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  1. #1
    JRS240SX
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    I'm sure this has been asked before, but I am new to the forums and didn't see a FAQ area. I work in the Oil&Gas industry, many times out in the middle of nowhere. I'd like the best way to boost my signal. I have noticed many of the client's field hands have antennas and boosters, but their company has installed them in the truck and the guys generally don't know brands/specifics. Also, some of the guys are using old analog phones with external antennas, which seem to work farther. My question is, do these $1,500 cell phone boosters really work? which one is best? Should I try an analog phone and an antenna? All the equipment will be installed in a truck.


    See More: Extending range




  2. #2
    Brad729
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    Re: Extending range

    Hi there, welcome to the forums. Yes, they do work. I bought a very inexpensive one here for my house, and was impressed by how well it worked. This is of course a cheap one for the home and doesn't cover a lot of square footage, but everyone I've asked has told me the best ones you can buy are at Wilson Electronics. They can be pretty expensive after you buy the right antenna and everything, but if you want one for your vehicle that's the place to go. They have wireless ones that repeat the cellular signal, as well as the traditional "trucker antenna" you can plug into any phone that has an external antenna port.

    As for your other question, I prefer to buy phones that still have AMPS for analog roaming, but they are starting to exclude AMPS from a lot of the newer high-end phones. That's one of the reasons I'm still playing with this cheap free phone Sprint gave me. Who is your provider? That is going to determine which kit you need, be careful not to buy the wrong one and if you don't know which frequencies your provider transmits on feel free to ask us.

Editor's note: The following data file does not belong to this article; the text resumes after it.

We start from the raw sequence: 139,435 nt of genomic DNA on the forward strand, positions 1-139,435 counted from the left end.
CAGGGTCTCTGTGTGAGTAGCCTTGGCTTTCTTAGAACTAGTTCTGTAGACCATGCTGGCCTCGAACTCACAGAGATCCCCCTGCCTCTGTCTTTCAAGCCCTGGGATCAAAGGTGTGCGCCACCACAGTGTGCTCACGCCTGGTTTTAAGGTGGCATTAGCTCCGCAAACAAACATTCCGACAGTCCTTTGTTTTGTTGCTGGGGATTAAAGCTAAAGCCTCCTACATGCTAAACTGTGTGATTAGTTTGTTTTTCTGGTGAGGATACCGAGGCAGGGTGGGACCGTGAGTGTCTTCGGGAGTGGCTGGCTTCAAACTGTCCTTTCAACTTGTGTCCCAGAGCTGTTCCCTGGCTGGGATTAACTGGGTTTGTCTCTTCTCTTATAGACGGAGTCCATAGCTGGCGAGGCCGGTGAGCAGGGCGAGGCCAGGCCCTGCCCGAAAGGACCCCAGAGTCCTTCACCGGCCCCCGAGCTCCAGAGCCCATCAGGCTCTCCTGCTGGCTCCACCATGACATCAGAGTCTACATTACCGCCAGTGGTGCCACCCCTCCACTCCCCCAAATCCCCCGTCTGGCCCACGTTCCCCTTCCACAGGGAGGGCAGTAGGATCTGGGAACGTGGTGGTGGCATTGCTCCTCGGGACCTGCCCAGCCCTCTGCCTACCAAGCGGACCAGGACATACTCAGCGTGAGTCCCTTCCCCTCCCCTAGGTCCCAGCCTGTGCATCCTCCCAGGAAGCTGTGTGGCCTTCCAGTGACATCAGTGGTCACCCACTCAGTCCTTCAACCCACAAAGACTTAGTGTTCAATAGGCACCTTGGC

Last edited by Brad729; 05-27-2006 at 08:16 AM.



  3. #3
    JRS240SX
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    Re: Extending range

    Thanks. that is exactly what I needed. We are currently using Cingular, but may switch if we decide to use the old analog phones (ocassionaly) and Cingular won't provide service.

    unfortunately, with nat. gas prices the way they are now, one call can pay for all the equipment. Some of my customers lose $$$$$/per hour if our equipment is down. If I can make a call from the well and fix something in 15 minutes vs. hours, some of my clients would make 20 times (in an hour) what the cellular equipment would cost me. Guess it really is all relative, ey?

    thanks again.



  4. #4
    SunSweetMan
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    Re: Extending range

    Which carriers still use analog towers?



  5. #5
    Brad729
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    Re: Extending range

    The frequency Cingular uses depends on where you are in the country. I understand they are using 1900mhz in many parts of the country, but are using 850mhz in others. The 850mhz areas are typically (but not always) former AT&T acquisitions. To find out for sure which frequency they use in your area, I'd either call Cingular or go plug your zip code into this site.

    If you have the extra money to invest, go ahead and get the dual-band model which works for every US service provider EXCEPT Nextel/Boost. Then you don't have to worry about it becoming obsolete when you change providers (unless you actually go to Nextel .).



  6. #6
    Brad729
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    Re: Extending range

    Quote Originally Posted by SunSweetMan
    Which carriers still use analog towers?
    Currently, all the major US providers EXCEPT Nextel still have analog transmitters affixed to their digital towers, but AMPS technology is no longer being developed or marketed. It's simply there as a "last resort" when you can't get a digital signal.

    For a better explanation of how AMPS is still used, see my reply to the following thread:

    http://cellphoneforums.net/general-c...me-towers.html



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